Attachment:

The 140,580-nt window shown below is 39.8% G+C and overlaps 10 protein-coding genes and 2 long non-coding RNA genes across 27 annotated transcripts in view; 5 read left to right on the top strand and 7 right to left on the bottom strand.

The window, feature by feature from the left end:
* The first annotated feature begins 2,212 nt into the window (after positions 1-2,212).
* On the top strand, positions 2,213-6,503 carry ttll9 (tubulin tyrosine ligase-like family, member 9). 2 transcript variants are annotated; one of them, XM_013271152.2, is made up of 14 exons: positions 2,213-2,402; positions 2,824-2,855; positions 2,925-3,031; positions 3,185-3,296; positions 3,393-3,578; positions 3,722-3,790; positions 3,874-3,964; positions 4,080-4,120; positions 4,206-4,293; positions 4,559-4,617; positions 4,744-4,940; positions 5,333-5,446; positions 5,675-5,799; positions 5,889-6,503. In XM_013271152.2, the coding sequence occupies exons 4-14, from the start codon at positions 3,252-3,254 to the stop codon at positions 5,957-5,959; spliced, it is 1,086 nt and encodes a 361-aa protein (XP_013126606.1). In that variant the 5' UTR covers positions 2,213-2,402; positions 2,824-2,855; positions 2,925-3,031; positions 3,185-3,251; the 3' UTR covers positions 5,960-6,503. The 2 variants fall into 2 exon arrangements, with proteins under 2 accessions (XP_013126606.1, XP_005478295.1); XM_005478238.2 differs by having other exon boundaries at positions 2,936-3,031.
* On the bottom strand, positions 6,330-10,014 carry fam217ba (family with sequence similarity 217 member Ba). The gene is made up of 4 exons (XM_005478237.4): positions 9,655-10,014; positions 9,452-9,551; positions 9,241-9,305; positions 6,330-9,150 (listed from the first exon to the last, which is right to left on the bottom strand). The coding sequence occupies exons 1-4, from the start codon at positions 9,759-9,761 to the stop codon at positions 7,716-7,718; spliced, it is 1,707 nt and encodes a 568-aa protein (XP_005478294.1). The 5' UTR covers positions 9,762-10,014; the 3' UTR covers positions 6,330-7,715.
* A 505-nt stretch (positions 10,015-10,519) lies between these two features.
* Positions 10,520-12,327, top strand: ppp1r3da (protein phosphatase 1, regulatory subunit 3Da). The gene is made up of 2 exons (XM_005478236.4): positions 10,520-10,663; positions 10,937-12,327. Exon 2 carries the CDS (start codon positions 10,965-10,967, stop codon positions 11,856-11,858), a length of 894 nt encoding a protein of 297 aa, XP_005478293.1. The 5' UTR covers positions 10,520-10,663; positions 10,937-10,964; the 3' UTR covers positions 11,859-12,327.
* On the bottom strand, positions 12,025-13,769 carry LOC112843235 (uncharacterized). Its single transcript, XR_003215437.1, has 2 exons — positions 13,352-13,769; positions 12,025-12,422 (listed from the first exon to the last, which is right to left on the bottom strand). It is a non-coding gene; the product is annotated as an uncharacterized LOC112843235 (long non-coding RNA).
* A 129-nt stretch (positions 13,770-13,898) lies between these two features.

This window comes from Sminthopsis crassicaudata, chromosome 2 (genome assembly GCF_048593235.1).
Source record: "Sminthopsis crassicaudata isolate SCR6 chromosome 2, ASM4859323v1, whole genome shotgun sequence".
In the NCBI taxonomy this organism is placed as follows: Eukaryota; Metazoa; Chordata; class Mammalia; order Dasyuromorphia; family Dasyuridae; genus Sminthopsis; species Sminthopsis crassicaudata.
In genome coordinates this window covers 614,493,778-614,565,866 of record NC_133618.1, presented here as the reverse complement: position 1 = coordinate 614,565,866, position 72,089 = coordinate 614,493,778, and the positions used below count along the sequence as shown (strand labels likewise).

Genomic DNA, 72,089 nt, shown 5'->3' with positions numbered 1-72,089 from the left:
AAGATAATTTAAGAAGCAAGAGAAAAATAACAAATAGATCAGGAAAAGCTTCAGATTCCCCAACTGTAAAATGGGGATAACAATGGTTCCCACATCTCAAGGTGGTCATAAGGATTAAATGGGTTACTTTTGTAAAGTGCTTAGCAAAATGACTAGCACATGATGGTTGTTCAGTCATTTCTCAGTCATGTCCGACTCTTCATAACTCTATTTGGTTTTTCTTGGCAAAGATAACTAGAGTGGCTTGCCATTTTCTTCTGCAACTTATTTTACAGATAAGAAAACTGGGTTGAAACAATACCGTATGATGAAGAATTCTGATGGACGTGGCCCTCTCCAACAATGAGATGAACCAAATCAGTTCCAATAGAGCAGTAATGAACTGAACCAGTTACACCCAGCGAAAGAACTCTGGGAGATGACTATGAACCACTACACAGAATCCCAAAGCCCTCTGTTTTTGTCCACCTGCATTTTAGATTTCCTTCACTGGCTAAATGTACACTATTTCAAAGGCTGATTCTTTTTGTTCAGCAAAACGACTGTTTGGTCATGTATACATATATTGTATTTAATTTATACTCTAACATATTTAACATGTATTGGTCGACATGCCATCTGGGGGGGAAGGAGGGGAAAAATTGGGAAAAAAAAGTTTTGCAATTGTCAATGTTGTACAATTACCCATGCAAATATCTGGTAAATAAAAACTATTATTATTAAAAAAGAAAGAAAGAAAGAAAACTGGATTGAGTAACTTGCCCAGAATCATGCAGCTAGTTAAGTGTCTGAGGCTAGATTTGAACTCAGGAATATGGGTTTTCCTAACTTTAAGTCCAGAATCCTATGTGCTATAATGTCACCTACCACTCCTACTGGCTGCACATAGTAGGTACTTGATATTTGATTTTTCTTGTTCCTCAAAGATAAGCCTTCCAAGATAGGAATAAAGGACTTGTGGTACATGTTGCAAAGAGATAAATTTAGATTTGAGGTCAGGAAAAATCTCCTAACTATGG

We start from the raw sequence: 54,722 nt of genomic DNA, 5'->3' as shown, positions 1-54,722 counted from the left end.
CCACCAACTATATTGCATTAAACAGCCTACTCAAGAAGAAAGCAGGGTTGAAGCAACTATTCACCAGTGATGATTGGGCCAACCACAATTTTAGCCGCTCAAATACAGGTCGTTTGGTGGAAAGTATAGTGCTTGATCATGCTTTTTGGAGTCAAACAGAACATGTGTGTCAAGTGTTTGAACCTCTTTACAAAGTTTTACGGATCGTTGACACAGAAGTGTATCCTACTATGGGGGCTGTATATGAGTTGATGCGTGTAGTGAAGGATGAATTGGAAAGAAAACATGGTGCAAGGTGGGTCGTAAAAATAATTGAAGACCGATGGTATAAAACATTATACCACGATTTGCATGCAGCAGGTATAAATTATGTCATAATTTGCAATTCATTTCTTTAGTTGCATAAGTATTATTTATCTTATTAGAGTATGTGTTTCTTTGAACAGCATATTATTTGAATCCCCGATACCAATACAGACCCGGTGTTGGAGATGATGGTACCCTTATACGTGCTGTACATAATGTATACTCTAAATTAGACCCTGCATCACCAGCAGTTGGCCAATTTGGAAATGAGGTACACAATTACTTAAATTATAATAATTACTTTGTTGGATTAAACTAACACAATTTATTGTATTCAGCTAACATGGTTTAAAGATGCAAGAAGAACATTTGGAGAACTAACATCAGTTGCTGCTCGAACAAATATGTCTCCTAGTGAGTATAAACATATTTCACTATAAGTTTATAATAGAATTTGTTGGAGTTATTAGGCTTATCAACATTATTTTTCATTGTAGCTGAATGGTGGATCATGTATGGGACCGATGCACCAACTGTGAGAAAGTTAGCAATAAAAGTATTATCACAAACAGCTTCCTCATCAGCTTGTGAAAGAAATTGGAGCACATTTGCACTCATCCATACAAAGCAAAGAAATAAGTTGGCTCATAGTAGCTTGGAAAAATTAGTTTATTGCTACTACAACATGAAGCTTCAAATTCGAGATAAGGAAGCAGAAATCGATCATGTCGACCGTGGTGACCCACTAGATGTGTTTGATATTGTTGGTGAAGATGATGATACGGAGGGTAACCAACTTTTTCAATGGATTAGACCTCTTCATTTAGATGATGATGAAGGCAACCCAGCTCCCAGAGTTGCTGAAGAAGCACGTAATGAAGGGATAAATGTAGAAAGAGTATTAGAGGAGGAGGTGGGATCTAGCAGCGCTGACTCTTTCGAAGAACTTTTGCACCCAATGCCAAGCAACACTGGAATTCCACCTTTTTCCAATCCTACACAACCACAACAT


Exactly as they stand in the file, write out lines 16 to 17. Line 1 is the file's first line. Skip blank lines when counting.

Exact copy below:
We start from the raw sequence: 54,722 nt of genomic DNA, 5'->3' as shown, positions 1-54,722 counted from the left end.
CCACCAACTATATTGCATTAAACAGCCTACTCAAGAAGAAAGCAGGGTTGAAGCAACTATTCACCAGTGATGATTGGGCCAACCACAATTTTAGCCGCTCAAATACAGGTCGTTTGGTGGAAAGTATAGTGCTTGATCATGCTTTTTGGAGTCAAACAGAACATGTGTGTCAAGTGTTTGAACCTCTTTACAAAGTTTTACGGATCGTTGACACAGAAGTGTATCCTACTATGGGGGCTGTATATGAGTTGATGCGTGTAGTGAAGGATGAATTGGAAAGAAAACATGGTGCAAGGTGGGTCGTAAAAATAATTGAAGACCGATGGTATAAAACATTATACCACGATTTGCATGCAGCAGGTATAAATTATGTCATAATTTGCAATTCATTTCTTTAGTTGCATAAGTATTATTTATCTTATTAGAGTATGTGTTTCTTTGAACAGCATATTATTTGAATCCCCGATACCAATACAGACCCGGTGTTGGAGATGATGGTACCCTTATACGTGCTGTACATAATGTATACTCTAAATTAGACCCTGCATCACCAGCAGTTGGCCAATTTGGAAATGAGGTACACAATTACTTAAATTATAATAATTACTTTGTTGGATTAAACTAACACAATTTATTGTATTCAGCTAACATGGTTTAAAGATGCAAGAAGAACATTTGGAGAACTAACATCAGTTGCTGCTCGAACAAATATGTCTCCTAGTGAGTATAAACATATTTCACTATAAGTTTATAATAGAATTTGTTGGAGTTATTAGGCTTATCAACATTATTTTTCATTGTAGCTGAATGGTGGATCATGTATGGGACCGATGCACCAACTGTGAGAAAGTTAGCAATAAAAGTATTATCACAAACAGCTTCCTCATCAGCTTGTGAAAGAAATTGGAGCACATTTGCACTCATCCATACAAAGCAAAGAAATAAGTTGGCTCATAGTAGCTTGGAAAAATTAGTTTATTGCTACTACAACATGAAGCTTCAAATTCGAGATAAGGAAGCAGAAATCGATCATGTCGACCGTGGTGACCCACTAGATGTGTTTGATATTGTTGGTGAAGATGATGATACGGAGGGTAACCAACTTTTTCAATGGATTAGACCTCTTCATTTAGATGATGATGAAGGCAACCCAGCTCCCAGAGTTGCTGAAGAAGCACGTAATGAAGGGATAAATGTAGAAAGAGTATTAGAGGAGGAGGTGGGATCTAGCAGCGCTGACTCTTTCGAAGAACTTTTGCACCCAATGCCAAGCAACACTGGAATTCCACCTTTTTCCAATCCTACACAACCACAACAT